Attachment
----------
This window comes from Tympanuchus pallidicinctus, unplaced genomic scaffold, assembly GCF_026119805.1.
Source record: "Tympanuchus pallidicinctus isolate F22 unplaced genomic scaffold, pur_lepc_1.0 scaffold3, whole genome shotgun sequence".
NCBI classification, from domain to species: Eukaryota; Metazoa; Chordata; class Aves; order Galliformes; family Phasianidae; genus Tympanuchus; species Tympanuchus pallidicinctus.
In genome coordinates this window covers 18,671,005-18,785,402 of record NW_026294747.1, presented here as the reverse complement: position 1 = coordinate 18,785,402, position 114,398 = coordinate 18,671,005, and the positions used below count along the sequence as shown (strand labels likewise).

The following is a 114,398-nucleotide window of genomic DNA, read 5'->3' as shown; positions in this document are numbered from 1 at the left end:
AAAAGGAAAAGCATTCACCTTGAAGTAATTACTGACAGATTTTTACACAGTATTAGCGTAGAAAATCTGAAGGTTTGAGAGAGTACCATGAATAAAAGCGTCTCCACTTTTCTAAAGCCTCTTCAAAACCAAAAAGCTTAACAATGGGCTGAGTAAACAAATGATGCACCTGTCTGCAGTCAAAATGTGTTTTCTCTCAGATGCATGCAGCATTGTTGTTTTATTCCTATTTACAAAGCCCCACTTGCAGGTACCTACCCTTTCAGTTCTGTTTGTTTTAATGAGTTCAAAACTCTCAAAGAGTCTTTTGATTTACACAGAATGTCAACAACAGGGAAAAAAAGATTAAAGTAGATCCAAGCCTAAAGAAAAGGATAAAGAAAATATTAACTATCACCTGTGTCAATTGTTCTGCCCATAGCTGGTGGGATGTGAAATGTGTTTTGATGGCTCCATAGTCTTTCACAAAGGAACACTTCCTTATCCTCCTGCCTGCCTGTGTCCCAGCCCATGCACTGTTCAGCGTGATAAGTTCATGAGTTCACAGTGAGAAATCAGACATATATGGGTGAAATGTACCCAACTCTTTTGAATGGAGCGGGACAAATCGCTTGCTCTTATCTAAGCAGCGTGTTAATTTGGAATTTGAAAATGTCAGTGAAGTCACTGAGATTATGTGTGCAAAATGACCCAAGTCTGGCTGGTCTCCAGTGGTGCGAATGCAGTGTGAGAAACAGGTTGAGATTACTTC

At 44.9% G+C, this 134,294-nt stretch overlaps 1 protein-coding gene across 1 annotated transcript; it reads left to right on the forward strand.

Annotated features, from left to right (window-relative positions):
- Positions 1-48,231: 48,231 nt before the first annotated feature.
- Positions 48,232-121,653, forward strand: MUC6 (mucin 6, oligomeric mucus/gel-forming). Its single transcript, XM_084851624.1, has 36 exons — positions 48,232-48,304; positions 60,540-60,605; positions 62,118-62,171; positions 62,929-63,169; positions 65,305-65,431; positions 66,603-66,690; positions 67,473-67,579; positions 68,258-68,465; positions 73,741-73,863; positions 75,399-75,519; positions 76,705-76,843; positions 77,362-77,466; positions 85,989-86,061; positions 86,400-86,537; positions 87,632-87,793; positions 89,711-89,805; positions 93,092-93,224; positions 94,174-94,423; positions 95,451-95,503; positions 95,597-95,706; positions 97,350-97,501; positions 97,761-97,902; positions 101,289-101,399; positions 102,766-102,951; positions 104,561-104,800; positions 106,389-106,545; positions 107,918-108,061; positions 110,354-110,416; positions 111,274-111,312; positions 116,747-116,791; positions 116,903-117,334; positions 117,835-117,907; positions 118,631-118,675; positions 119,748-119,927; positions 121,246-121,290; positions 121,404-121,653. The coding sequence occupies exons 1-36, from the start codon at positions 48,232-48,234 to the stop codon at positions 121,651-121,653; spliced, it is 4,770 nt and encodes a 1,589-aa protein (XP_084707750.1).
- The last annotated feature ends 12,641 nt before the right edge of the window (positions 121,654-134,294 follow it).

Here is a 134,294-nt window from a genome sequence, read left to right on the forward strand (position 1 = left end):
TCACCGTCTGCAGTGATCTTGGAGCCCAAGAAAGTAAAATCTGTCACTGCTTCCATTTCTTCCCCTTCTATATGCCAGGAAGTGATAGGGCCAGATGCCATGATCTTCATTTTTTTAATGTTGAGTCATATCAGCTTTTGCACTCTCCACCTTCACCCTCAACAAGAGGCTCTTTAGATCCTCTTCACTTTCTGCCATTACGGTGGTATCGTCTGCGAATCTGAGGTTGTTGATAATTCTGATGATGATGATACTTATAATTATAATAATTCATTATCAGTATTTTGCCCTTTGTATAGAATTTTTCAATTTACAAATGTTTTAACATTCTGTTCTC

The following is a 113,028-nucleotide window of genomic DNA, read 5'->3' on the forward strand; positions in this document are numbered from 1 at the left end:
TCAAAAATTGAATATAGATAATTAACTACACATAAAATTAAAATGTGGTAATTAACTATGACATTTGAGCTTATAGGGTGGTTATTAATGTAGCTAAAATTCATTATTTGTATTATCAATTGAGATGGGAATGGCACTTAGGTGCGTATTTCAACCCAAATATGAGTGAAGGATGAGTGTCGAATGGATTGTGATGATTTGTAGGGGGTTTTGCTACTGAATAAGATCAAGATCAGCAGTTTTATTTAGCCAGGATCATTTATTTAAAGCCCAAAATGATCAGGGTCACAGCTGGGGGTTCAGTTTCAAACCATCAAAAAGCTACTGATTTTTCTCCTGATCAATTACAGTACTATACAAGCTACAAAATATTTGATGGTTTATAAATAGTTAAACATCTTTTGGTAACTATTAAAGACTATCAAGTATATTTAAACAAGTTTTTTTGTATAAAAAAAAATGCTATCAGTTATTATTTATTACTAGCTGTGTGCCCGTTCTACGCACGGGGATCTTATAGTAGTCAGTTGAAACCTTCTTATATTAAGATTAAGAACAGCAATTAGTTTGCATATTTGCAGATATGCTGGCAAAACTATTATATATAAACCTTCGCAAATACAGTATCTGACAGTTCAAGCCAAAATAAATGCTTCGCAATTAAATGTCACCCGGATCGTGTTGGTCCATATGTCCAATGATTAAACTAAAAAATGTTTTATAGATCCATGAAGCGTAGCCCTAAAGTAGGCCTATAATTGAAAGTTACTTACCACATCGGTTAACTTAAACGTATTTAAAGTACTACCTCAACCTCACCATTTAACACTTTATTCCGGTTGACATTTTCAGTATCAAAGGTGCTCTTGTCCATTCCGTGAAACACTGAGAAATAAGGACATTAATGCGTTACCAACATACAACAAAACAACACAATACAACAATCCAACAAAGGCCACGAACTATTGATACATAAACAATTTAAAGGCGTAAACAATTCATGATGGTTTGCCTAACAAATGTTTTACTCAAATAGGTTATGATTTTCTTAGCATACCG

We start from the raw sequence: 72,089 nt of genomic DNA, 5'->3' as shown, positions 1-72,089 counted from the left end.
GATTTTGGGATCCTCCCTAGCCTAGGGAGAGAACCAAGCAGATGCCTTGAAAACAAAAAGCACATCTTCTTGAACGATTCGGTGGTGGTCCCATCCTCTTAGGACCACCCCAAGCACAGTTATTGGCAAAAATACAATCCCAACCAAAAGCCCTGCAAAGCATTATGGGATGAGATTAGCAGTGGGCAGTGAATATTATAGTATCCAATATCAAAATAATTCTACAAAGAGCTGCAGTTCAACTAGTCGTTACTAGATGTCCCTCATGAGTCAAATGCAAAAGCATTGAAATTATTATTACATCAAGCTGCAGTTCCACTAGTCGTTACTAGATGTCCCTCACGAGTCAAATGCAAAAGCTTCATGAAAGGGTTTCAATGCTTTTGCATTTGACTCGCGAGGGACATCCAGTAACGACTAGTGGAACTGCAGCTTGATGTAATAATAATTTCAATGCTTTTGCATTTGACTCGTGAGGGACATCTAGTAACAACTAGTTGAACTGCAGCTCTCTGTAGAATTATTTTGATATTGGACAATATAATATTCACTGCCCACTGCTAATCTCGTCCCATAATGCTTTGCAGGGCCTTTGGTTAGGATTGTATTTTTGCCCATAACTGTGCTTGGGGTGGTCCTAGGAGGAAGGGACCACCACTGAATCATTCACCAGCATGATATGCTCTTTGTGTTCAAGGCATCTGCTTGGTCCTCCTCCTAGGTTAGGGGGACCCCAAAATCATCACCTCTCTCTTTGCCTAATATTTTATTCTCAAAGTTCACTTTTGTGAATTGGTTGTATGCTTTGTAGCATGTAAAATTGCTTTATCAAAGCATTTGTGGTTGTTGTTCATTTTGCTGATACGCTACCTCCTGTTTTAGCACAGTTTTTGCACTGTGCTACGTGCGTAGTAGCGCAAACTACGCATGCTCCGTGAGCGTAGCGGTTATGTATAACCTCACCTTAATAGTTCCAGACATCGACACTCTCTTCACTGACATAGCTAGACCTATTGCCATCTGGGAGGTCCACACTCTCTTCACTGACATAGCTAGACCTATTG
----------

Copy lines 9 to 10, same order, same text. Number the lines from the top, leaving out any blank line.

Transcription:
- Positions 1-48,231: 48,231 nt before the first annotated feature.
- Positions 48,232-121,653, forward strand: MUC6 (mucin 6, oligomeric mucus/gel-forming). Its single transcript, XM_084851624.1, has 36 exons — positions 48,232-48,304; positions 60,540-60,605; positions 62,118-62,171; positions 62,929-63,169; positions 65,305-65,431; positions 66,603-66,690; positions 67,473-67,579; positions 68,258-68,465; positions 73,741-73,863; positions 75,399-75,519; positions 76,705-76,843; positions 77,362-77,466; positions 85,989-86,061; positions 86,400-86,537; positions 87,632-87,793; positions 89,711-89,805; positions 93,092-93,224; positions 94,174-94,423; positions 95,451-95,503; positions 95,597-95,706; positions 97,350-97,501; positions 97,761-97,902; positions 101,289-101,399; positions 102,766-102,951; positions 104,561-104,800; positions 106,389-106,545; positions 107,918-108,061; positions 110,354-110,416; positions 111,274-111,312; positions 116,747-116,791; positions 116,903-117,334; positions 117,835-117,907; positions 118,631-118,675; positions 119,748-119,927; positions 121,246-121,290; positions 121,404-121,653. The coding sequence occupies exons 1-36, from the start codon at positions 48,232-48,234 to the stop codon at positions 121,651-121,653; spliced, it is 4,770 nt and encodes a 1,589-aa protein (XP_084707750.1).